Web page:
“The Good News is You”

This speech by Sarah Schulman is a must-read for queer writers

As we make our work, we also have to model behaviors and ways of having personal and social relationships that can facilitate a whole new and completely different way of living, a kind of – to be old-fashioned – liberation way of living.  And you know that for me, as I expressed in my most recent book, Conflict Is Not Abuse, part of liberation means a community ethic to stop shunning, pick up the phone and talk about your differences, get together in person with the people you’re in conflict with instead of enlisting your clique or community or religion or corporate shield or race or nation to obliterate them. Stop being mean to a person or a group because someone you identity with told you to hurt them. Instead, ask the contested person what they think it going on. Why do they think this is happening? And whether that is your friend’s ex-friend, or people excluded by the Muslim ban, hear what the excluded person is experiencing. And we have to stop calling the police as a way to cover up our own unjust anxieties. Because what we have got in America right now is a system that is just cruel, in which the people in power are criminals, and people’s basic needs are ignored, and lives are ruined at whims of political game playing. So, any queer individual making it in that system is not a signifier of actual change. It’s great for that person, which has its own value, but it’s not enough.

Sarah Schulman, Publishing Triangle Award Speech

Blistering critique followed by uplifting hope.

Read the whole thing!

Soundtrack to the Week

Album of the Week

LP

LP, Lost on You (2016)

LP has been around for ages. My girlfriend saw her play live about twelve years ago. She finally seems to be getting some traction as a purveyor of upbeat, lesbian pop/rock. I’ve been listening to this all week. It’s more bluesy than her last album and is full of catchy tunes like ‘Muddy Waters’, ‘Lost on You’, ‘Other People’ and ‘Strange’. A lot of fun.

Top Track, ‘No Witness’

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Lesbian Protest at the BBC (1988)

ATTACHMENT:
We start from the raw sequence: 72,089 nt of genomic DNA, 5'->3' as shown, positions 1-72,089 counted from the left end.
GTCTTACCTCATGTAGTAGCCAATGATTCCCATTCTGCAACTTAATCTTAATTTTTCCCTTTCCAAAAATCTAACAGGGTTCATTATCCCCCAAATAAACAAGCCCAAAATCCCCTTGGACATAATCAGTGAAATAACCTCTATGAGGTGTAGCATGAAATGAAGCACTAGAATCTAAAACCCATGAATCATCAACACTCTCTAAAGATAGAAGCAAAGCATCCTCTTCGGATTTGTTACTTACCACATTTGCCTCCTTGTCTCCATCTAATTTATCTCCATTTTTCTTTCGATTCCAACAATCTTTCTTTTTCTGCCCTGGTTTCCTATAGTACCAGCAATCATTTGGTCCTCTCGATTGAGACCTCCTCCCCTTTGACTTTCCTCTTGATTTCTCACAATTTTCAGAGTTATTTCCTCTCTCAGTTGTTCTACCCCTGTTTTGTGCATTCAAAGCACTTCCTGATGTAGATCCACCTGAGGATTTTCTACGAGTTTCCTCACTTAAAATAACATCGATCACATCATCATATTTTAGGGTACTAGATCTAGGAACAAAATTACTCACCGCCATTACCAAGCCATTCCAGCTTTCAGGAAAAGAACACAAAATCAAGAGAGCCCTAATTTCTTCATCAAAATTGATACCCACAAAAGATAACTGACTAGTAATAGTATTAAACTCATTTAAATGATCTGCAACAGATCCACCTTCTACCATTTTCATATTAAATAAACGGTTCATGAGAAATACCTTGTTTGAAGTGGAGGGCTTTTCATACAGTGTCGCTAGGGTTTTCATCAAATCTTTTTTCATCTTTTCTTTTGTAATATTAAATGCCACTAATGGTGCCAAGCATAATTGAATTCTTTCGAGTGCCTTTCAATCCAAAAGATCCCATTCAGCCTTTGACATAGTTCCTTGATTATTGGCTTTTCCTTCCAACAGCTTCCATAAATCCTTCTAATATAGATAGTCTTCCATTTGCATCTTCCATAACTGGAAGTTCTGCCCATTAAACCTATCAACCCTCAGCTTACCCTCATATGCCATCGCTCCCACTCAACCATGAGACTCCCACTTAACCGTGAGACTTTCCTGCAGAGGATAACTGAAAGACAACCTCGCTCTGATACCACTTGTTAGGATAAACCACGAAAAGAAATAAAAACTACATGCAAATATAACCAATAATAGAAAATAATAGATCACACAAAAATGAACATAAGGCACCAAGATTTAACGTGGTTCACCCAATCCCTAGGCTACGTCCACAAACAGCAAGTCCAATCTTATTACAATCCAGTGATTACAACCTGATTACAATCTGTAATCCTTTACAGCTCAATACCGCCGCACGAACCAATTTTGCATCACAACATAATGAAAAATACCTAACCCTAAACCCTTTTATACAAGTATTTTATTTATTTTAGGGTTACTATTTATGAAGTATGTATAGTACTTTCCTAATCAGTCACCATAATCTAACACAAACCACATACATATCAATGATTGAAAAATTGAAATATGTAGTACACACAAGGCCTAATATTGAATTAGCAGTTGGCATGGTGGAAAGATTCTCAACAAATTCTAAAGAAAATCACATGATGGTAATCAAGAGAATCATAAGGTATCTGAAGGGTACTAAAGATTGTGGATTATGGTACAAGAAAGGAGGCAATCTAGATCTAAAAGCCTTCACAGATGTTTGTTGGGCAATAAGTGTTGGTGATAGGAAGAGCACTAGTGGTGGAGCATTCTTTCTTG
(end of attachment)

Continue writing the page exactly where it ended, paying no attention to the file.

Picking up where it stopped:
Nice piece from BBC Witness about the moment a group of lesbian activists stormed the Six O’Clock news to protest about Section 28.

protest

I was eleven years’ old when this happened and I remember it vividly. I wasn’t the kind of kid who always knew they were gay, but the protest really affected me and stuck in my mind. On some level, I seemed to know that it mattered and it had something to do with me.

I’m constantly amazed by just how different the world has been for LGBTQ people who grew up in the UK after the repeal of Section 28.

Soundtrack to the Week

Pixies

The Pixies, Complete ‘B’ Sides (2001) 

This is a great compilation, which includes the first Pixies song I ever heard, ‘Wave of Mutilation’ (UK Surf). Top tracks for me are ‘Into the White‘ (oh my god, those drums at the beginning before Kim Deal starts intoning “And there ain’t no light”), and this fantastically ominous cover of Neil Young’s ‘I’ve been waiting for you‘.

tindersticks

Tindersticks, Curtains (1997)

I probably never would have come across this band, but my college housemate, who was into them, used to put songs on mixtapes for us. They have since established a place in my music collection with their lush, romantic, and slightly seedy dirges. Top track, ‘Rented Rooms’.

murmur

REM, Murmur (1983)

Still sounds amazing (and incomprehensible). Top track ‘Talk about the Passion’ 

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The Malignant Melancholy

Individual loneliness is a fickle, nebulous sensation. Like other emotions, it is deeply situational—it makes a difference whether you feel lonely because every time you walk down the street a slur is shouted at you or you feel lonely because the spouse you beat every third night has finally left you. As individuals we are not owed freedom from loneliness any more than we can demand love from those we want it from. But collectively we can recognize patterns of loneliness as symptoms of awful structural injustices. And we can use our loneliness as impetus to work toward systems that ethically meet our social and emotional needs. The way to help alleviate the loneliness of the oppressed is to continue to destroy oppressive structures and support organizing and resistance. The only way to ethically survive loneliness is to look at labor: to ask who performs care work for me, who I perform it for, what systems are viable and where I transmute being abandoned to resistance.

Amba Azaad, New Inquiry